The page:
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in Mr. Chalmers' own spiritual history; and, of Dundee could generally count a dozen or the most marked characteristic of his pulpit two of his fellow townsmen around him, while ministrations after his conversion was the fre- ministers from Edinburgh or Glasgow were quency and feryour with which he held out to occasionally detected among the crowd. sinners Christ and his salvation as God's free "All this told distinctly enough of the gift, which it was their privilege and their duty popularity of the preacher; but within the at once and most gratefully to accept. Most parish, and as the effect of such a ministry as earnest entreaties that every sinner he spoke to has been now described, what were the spiritual should come to Christ just as he was, and results ?-Too delicate a question this for any .bury all his fears in the sufficiency of the great full or satisfactory reply ; but of one sabbath's atonement,' were reiterated on each succeeding service we shall tell the fruits. It was in the sabbath, presented in all possible forms, and spring of 1812, and the preacher's text was delivered in all different kinds of tones and of John iii. 16,- God so loved the world, that he attitudes. He would desert for a minute or gave his only begotten Son, that whosoever two his manuscript, that with greater direct- believeth in him should not perish, but have Dess and familiarity of phrase, greater pointed everlasting life.' Two young men heard this ness and personality of application, he might sermon, the one the son of a farmer in the urge upon their acceptance the gospel invita parish, the other the son of one of the villagers. tion. “He would bend over the pulpit,' said They met as the congregation dispersed, one of his old hearers, and press us to take Did you feel anything particularly in church the gift, as if he held it that moment in his to-day ?' Alexander Paterson said to his achand, and would not be satisfied till every one quaintance, Robert Edie, as they found themof us had got possession of it. And often selves alone upon the road. 'I never," he when the sermon was over, and the psalm was continued, "felt myself to be a lost sinner till sung, and he rose to pronounce the blessing, he to-day, when I was listening to that sermon.' would break out afresh with some new entreaty, * It is very strange,' said his companion, 'it was unwilling to let us go until he had made one just the same with me. They were near a more effort to persuade us to accept of it.'” plantation, into which they wandered, as the Pp. 417–420.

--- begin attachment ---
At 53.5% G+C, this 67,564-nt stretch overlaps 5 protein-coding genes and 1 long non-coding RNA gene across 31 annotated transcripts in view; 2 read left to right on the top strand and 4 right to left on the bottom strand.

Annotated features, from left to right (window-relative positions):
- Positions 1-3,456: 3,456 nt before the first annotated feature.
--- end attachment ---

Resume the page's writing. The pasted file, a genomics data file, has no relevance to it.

conversation proceeded. Hidden at last from

all human sight, it was proposed that they And what was the result of this, in

should join in prayer. Screened by the opening regard to the hearers ?

foliage, they knelt on the fresh green sod, and

poured out in turn their earnest petitions to " It was not long till the whole aspect of the the hearer and answerer of prayer. Both dated sabbath congregations in Kilmany church was their conversion from that day. Alexander cbanged. The stupid wonder which used to Paterson went shortly afterwards to reside in sit on the countenances of the few villagers or the neighbouring parish of Dairsie, but attended farm-servants who attended divine service, was regularly on the sabbath at Kilmany church. turned into a fixed, intelligent, and devout His friend, Robert Edie, generally convoyed attention. It was not easy for the dullest to him part of the way home. About one hun. remain uninformed; for, if the preacher some- dred yards from the road along which they times soared too bigh for the best trained of travelled, in the thickly-screened seclusion of bis people to follow him, at other times, and a close plantation, and under the shade of a much oftener, he put the matter of his message branching fir-tree, the two friends found a quiet so as to force for it an entrance into the most retreat, where, each returning sabbath evening, sluggish understanding. Nor was it easy for the eye that seeth in secret looked down upon the most indifferent to remain unmoved, as the these two youthful disciples of the Saviour on first fervours of a new-born faith and love their knees, and for an hour their ardent prayers found such thrilling strains in which to vent alternately ascended to the throne of grace. themselves. The church became crowded. The practice was continued for years, till a The feeling grew with the numbers who shared private footpath of their own had been opened in it. The fame of those wonderful discourses to the trysting-tree, and when, a few years which were now emanating from the burning ago, after long absence on the part of both, Lips of this new evangelist spread throughout they met at Kilmany, at Mr. Edie's suggestion the neighbourhood, till at last there was not an they re-visited the spot, and renewing the adjacent parish which did not send its weekly sacred exercise, offered up their joint thankscontribution to his ministry. Persons from givings to that God who had kept them by his extreme distances in the county found them- grace, and in their separate spheres had selves side by side in the same crowded pew. honoured each of them with usefulness in the Looking over the congregation, the inhabitant churcb. Mr. Paterson has now laboured for twenty-two years as a missionary in the Canon- and the evil speaker his censoriousness, and the gate of Edinburgh, not without many pleasing liar his deviations from truth, I should have felt evidences that his labours have been blessed; all the repose of one who had gotten his ultiand I have reason to believe that by his efforts mate object. It never occurred to me, that all in behalf of bible and missionary societies, this might have been done, and yet the soul of through means of sabbath schools and prayer- every hearer have remained in full alienation meetings, and by the light of a guiding and from God, and that even could I have estaconsistent example, Mr. Edie's life, while one blished in the bosom of one who stole, such a of active industry, had also been one of devoted principle of abhorrence at the meanness of disChristian usefulness.” pp. 427-430.